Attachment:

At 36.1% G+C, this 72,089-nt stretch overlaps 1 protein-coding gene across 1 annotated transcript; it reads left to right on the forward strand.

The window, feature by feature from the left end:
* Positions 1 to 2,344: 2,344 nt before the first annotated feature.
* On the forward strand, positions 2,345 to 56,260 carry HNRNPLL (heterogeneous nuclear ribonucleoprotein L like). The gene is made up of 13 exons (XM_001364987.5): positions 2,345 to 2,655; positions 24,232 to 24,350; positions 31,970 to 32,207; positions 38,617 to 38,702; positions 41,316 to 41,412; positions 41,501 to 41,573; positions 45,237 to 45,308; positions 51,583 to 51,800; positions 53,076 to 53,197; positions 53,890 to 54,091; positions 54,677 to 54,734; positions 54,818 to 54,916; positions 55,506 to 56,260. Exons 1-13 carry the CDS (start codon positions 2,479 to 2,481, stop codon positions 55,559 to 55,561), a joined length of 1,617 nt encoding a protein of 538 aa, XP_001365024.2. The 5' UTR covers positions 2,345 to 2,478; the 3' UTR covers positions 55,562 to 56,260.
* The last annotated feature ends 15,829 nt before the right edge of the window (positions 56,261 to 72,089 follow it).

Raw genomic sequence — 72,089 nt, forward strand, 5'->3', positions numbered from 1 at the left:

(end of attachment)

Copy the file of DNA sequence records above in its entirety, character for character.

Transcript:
At 36.1% G+C, this 72,089-nt stretch overlaps 1 protein-coding gene across 1 annotated transcript; it reads left to right on the forward strand.

The window, feature by feature from the left end:
* Positions 1 to 2,344: 2,344 nt before the first annotated feature.
* On the forward strand, positions 2,345 to 56,260 carry HNRNPLL (heterogeneous nuclear ribonucleoprotein L like). The gene is made up of 13 exons (XM_001364987.5): positions 2,345 to 2,655; positions 24,232 to 24,350; positions 31,970 to 32,207; positions 38,617 to 38,702; positions 41,316 to 41,412; positions 41,501 to 41,573; positions 45,237 to 45,308; positions 51,583 to 51,800; positions 53,076 to 53,197; positions 53,890 to 54,091; positions 54,677 to 54,734; positions 54,818 to 54,916; positions 55,506 to 56,260. Exons 1-13 carry the CDS (start codon positions 2,479 to 2,481, stop codon positions 55,559 to 55,561), a joined length of 1,617 nt encoding a protein of 538 aa, XP_001365024.2. The 5' UTR covers positions 2,345 to 2,478; the 3' UTR covers positions 55,562 to 56,260.
* The last annotated feature ends 15,829 nt before the right edge of the window (positions 56,261 to 72,089 follow it).

Raw genomic sequence — 72,089 nt, forward strand, 5'->3', positions numbered from 1 at the left: